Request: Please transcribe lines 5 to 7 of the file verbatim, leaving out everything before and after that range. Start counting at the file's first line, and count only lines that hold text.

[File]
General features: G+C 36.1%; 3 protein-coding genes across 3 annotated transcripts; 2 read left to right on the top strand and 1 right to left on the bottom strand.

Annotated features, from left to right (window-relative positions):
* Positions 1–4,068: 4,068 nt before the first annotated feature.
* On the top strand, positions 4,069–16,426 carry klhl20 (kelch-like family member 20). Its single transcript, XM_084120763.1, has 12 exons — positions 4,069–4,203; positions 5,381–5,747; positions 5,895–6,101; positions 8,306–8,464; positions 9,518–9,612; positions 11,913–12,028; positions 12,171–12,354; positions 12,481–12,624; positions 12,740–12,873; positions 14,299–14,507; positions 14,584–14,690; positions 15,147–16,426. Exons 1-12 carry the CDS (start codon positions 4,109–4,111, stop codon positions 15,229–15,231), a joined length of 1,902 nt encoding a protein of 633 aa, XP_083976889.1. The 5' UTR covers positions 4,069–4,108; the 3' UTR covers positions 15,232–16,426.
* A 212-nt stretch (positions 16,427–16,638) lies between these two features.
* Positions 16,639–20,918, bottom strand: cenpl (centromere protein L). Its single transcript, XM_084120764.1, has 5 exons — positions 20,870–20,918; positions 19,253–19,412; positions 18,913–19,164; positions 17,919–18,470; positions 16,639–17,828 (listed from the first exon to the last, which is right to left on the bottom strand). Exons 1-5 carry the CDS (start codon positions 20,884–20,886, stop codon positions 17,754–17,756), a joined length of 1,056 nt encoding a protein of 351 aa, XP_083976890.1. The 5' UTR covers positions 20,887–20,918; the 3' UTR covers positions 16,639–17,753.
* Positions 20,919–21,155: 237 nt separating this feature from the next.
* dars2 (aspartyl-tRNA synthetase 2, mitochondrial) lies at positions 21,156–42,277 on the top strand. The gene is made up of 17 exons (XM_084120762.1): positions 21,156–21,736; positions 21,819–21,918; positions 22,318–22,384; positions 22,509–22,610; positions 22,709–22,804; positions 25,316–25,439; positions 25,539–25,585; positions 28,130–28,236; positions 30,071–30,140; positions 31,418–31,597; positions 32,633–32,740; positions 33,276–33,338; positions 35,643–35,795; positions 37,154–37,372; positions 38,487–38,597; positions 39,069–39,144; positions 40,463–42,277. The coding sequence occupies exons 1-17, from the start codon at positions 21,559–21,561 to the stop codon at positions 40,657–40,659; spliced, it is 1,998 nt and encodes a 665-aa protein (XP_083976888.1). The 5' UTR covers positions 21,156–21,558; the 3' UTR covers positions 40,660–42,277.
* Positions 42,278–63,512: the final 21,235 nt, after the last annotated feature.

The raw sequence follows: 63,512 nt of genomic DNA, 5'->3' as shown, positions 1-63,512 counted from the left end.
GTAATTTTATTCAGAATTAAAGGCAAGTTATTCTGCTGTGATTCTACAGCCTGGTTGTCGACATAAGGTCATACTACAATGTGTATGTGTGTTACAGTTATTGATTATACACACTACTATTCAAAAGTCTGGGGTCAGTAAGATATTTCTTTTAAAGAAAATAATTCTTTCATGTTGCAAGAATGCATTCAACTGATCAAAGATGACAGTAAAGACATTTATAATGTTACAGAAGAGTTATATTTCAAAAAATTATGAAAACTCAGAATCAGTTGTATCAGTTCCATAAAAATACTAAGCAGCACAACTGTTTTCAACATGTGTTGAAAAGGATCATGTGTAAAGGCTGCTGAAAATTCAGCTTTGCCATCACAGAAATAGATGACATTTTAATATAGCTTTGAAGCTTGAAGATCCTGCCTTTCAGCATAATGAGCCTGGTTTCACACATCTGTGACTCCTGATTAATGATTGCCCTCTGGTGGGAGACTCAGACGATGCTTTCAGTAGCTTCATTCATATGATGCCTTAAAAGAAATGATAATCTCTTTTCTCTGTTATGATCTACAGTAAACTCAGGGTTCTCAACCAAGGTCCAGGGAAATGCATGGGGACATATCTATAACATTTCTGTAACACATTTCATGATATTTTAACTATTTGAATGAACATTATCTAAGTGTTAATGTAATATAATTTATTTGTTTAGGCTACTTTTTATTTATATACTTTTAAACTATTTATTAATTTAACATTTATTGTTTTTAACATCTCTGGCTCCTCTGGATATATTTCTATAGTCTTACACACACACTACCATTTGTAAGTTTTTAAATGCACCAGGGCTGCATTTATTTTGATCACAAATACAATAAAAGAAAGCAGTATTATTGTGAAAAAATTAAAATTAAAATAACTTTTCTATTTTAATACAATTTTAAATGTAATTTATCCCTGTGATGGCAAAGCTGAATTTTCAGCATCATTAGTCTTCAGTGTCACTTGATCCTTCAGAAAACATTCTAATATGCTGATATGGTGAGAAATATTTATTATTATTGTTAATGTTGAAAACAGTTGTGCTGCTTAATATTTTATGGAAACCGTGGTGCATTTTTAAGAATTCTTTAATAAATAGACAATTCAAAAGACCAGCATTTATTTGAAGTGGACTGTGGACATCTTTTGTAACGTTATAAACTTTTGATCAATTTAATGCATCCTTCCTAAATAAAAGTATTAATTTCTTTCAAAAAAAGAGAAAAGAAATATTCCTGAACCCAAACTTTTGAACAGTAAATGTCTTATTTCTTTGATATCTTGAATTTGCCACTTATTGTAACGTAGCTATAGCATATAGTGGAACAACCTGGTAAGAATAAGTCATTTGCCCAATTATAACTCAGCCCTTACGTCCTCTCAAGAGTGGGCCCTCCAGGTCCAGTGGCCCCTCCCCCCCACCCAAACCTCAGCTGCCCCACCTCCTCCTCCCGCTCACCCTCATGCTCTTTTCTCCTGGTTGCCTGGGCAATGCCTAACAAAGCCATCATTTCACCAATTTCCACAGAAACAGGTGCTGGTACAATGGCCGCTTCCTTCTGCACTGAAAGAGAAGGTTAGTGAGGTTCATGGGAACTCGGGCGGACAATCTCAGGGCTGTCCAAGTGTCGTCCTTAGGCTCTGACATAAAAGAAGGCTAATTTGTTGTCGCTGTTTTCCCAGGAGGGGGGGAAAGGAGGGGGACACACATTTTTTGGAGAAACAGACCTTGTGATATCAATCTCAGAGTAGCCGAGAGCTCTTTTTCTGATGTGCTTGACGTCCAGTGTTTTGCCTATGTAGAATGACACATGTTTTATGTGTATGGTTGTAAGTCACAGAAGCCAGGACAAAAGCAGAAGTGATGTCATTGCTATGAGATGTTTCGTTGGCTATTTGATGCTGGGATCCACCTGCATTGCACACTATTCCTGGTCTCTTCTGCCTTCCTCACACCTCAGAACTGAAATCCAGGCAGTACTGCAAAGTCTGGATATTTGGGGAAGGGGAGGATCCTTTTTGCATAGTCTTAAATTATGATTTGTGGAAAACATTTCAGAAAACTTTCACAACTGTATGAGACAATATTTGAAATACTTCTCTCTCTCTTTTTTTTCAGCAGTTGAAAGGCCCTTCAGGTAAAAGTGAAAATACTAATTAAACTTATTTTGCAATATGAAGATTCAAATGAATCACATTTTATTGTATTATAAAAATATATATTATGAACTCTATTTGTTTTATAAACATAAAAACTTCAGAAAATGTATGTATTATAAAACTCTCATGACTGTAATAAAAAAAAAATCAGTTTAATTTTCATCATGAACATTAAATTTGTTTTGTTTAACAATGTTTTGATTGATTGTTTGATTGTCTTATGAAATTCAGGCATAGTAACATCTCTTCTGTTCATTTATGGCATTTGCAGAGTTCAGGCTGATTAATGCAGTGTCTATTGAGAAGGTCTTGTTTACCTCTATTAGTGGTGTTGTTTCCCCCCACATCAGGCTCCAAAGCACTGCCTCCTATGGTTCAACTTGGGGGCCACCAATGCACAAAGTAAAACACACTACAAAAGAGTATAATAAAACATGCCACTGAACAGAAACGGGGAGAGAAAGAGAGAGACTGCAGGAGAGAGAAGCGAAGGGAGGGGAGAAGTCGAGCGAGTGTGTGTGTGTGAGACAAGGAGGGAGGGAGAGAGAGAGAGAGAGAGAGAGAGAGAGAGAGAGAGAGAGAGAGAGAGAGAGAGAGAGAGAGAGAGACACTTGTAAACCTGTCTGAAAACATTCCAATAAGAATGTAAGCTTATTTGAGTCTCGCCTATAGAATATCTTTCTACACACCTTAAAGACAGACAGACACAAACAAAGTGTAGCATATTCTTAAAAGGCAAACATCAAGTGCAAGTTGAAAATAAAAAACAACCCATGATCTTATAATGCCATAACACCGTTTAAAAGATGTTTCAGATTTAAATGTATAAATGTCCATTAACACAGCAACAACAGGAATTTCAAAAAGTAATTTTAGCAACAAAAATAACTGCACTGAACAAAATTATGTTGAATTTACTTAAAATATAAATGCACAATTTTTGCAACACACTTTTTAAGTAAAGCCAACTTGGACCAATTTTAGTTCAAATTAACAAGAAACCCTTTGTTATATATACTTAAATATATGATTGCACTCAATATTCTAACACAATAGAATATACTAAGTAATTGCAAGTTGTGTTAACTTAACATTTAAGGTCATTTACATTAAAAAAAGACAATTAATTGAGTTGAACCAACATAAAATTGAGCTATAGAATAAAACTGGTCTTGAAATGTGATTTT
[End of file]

* A 212-nt stretch (positions 16,427–16,638) lies between these two features.
* Positions 16,639–20,918, bottom strand: cenpl (centromere protein L). Its single transcript, XM_084120764.1, has 5 exons — positions 20,870–20,918; positions 19,253–19,412; positions 18,913–19,164; positions 17,919–18,470; positions 16,639–17,828 (listed from the first exon to the last, which is right to left on the bottom strand). Exons 1-5 carry the CDS (start codon positions 20,884–20,886, stop codon positions 17,754–17,756), a joined length of 1,056 nt encoding a protein of 351 aa, XP_083976890.1. The 5' UTR covers positions 20,887–20,918; the 3' UTR covers positions 16,639–17,753.
* Positions 20,919–21,155: 237 nt separating this feature from the next.